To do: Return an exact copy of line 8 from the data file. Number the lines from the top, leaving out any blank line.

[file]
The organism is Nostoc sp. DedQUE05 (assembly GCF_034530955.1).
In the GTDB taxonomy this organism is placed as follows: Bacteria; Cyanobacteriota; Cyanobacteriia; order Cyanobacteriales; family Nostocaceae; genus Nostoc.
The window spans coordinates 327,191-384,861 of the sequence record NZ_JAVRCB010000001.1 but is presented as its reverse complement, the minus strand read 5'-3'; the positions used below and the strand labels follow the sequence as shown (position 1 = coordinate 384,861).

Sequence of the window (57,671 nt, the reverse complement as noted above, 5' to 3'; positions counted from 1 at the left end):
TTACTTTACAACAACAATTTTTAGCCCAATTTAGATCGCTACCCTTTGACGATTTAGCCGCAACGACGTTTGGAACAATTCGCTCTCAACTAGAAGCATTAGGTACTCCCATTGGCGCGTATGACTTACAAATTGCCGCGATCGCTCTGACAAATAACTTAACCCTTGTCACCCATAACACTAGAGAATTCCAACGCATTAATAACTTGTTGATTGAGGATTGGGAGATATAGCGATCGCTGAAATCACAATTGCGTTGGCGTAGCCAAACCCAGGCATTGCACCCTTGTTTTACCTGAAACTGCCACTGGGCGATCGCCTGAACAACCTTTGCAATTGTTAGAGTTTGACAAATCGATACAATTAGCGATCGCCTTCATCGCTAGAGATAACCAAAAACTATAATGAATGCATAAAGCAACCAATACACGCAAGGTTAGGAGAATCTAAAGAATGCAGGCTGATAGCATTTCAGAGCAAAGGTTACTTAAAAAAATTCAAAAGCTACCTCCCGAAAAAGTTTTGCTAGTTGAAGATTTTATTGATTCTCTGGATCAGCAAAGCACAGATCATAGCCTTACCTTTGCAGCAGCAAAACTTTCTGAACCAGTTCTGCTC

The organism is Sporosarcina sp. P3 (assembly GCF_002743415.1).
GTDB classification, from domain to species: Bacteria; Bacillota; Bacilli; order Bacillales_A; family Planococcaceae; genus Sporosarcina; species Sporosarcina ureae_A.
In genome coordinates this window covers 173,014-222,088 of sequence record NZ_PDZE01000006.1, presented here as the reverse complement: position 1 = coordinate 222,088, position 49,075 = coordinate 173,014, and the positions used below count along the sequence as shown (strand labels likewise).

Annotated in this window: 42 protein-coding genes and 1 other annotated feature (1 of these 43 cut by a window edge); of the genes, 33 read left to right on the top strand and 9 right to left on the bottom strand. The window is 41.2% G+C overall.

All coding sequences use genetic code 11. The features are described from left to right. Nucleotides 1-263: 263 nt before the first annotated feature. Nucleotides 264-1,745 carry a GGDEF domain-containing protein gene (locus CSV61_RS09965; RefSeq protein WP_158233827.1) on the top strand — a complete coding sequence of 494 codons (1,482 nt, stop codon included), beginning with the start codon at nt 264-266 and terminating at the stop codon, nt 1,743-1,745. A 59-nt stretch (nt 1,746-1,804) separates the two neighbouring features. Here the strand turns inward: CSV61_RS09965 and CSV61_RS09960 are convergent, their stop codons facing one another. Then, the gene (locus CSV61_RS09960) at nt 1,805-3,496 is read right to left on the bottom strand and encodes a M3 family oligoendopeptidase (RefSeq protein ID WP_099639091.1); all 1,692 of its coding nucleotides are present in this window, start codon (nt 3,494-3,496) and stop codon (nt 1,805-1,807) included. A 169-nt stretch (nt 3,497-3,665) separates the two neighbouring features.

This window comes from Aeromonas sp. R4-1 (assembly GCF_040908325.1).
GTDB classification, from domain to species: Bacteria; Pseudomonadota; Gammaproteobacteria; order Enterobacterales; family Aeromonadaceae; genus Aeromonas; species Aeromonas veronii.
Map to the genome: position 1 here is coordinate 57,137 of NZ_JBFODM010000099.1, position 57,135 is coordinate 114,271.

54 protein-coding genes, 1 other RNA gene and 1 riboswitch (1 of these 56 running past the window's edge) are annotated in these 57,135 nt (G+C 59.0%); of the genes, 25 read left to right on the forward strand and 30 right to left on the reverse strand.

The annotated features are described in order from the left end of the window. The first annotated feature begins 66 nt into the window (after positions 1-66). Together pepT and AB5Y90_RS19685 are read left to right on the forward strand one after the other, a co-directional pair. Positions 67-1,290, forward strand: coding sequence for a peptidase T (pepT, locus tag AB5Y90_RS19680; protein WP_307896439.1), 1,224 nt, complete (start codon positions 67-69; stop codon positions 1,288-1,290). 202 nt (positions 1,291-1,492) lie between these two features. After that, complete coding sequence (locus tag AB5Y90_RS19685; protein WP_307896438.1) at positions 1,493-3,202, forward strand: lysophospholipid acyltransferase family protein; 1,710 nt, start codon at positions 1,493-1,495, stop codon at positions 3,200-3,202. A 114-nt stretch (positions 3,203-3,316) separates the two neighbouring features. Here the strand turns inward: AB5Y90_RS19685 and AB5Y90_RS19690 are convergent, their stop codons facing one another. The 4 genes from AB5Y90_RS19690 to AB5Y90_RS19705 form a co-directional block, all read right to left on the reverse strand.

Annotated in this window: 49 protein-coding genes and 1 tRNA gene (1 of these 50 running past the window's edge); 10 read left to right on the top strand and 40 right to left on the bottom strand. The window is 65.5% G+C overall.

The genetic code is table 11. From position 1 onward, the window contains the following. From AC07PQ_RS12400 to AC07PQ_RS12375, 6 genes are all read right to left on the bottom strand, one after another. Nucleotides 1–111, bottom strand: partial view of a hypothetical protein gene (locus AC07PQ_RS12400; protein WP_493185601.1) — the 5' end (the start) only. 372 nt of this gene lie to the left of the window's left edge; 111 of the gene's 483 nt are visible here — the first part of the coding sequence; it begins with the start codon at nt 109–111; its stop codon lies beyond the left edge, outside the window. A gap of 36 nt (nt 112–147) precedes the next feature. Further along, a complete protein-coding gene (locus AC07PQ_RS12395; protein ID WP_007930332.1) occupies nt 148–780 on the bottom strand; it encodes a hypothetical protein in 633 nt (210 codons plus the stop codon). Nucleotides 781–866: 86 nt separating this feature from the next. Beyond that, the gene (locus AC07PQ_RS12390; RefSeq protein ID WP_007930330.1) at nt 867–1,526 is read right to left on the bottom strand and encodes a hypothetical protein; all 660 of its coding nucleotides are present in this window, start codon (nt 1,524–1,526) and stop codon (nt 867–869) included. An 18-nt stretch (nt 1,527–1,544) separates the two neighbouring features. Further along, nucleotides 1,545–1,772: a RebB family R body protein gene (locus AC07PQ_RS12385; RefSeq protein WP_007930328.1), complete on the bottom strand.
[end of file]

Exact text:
In genome coordinates this window covers 173,014-222,088 of sequence record NZ_PDZE01000006.1, presented here as the reverse complement: position 1 = coordinate 222,088, position 49,075 = coordinate 173,014, and the positions used below count along the sequence as shown (strand labels likewise).